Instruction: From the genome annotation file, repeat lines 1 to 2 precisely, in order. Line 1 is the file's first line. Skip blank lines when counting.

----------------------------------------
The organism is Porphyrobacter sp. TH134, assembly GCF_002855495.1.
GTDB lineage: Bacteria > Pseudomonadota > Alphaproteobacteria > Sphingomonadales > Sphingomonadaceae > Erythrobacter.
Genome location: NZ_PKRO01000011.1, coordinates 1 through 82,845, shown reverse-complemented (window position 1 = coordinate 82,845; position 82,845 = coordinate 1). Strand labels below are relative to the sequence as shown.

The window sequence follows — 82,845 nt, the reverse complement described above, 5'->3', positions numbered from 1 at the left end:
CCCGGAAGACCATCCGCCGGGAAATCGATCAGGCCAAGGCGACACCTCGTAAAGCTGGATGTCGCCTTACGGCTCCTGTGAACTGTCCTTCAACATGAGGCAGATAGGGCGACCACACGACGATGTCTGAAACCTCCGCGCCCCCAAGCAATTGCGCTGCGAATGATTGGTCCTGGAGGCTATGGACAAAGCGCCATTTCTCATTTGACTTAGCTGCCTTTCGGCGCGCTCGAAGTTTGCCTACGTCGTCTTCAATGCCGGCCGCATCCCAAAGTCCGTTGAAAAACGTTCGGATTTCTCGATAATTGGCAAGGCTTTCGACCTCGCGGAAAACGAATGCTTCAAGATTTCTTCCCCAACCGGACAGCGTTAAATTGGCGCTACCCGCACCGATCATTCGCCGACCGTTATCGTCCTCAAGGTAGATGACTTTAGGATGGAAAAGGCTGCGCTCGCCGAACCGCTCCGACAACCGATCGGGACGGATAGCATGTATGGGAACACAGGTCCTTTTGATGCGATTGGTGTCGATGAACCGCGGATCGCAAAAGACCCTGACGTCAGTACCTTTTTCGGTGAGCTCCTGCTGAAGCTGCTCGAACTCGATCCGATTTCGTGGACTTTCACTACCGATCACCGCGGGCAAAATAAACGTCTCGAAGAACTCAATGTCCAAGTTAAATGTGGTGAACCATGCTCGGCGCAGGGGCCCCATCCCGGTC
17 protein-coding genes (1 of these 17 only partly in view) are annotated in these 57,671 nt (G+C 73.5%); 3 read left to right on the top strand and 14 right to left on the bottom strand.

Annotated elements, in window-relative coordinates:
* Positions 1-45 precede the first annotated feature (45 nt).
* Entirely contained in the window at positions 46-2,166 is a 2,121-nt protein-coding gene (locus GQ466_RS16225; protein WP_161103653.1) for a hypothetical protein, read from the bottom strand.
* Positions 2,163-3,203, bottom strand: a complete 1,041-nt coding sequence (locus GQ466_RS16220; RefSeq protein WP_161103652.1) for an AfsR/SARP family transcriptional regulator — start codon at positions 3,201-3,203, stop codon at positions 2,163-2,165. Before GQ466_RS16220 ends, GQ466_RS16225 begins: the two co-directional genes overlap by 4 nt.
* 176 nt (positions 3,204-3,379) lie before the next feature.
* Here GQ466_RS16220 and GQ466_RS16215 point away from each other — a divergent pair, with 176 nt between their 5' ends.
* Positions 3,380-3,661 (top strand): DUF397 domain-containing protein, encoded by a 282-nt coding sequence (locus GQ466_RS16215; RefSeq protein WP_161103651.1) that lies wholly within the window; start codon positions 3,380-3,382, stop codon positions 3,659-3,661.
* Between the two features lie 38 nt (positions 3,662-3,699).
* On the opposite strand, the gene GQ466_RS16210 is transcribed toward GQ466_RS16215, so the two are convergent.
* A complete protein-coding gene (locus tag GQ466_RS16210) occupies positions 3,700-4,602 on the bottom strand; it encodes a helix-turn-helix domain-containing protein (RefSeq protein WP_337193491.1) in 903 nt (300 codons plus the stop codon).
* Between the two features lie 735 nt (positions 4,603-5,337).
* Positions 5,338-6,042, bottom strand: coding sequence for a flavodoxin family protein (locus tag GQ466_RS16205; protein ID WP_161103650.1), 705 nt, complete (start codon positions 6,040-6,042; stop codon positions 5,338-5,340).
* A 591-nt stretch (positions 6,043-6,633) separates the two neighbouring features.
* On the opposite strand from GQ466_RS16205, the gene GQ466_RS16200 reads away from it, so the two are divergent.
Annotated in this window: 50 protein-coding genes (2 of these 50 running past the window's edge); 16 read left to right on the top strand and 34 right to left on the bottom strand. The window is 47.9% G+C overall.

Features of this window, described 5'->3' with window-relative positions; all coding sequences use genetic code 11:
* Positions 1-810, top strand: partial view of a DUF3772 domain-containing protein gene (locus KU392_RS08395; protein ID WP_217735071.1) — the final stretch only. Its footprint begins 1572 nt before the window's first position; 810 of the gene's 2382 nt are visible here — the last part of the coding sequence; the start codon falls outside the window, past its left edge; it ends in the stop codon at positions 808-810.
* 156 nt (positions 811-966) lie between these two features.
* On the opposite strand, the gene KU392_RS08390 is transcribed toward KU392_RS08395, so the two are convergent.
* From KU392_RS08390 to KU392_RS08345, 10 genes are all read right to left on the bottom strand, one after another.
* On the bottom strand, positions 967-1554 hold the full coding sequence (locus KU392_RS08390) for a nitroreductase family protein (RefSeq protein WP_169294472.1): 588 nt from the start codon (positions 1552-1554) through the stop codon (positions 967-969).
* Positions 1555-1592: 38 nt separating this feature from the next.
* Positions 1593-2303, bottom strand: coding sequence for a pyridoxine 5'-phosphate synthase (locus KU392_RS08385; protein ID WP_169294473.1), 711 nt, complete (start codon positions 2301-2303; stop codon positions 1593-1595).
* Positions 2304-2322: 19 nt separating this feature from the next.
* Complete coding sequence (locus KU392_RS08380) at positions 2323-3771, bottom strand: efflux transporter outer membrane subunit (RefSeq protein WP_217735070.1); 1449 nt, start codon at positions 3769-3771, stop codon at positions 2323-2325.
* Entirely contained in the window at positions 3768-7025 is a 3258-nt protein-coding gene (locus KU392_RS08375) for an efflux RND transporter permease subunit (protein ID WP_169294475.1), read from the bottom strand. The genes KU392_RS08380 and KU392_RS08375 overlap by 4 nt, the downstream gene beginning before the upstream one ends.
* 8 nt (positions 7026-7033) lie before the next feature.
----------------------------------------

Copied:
The organism is Porphyrobacter sp. TH134, assembly GCF_002855495.1.
GTDB lineage: Bacteria > Pseudomonadota > Alphaproteobacteria > Sphingomonadales > Sphingomonadaceae > Erythrobacter.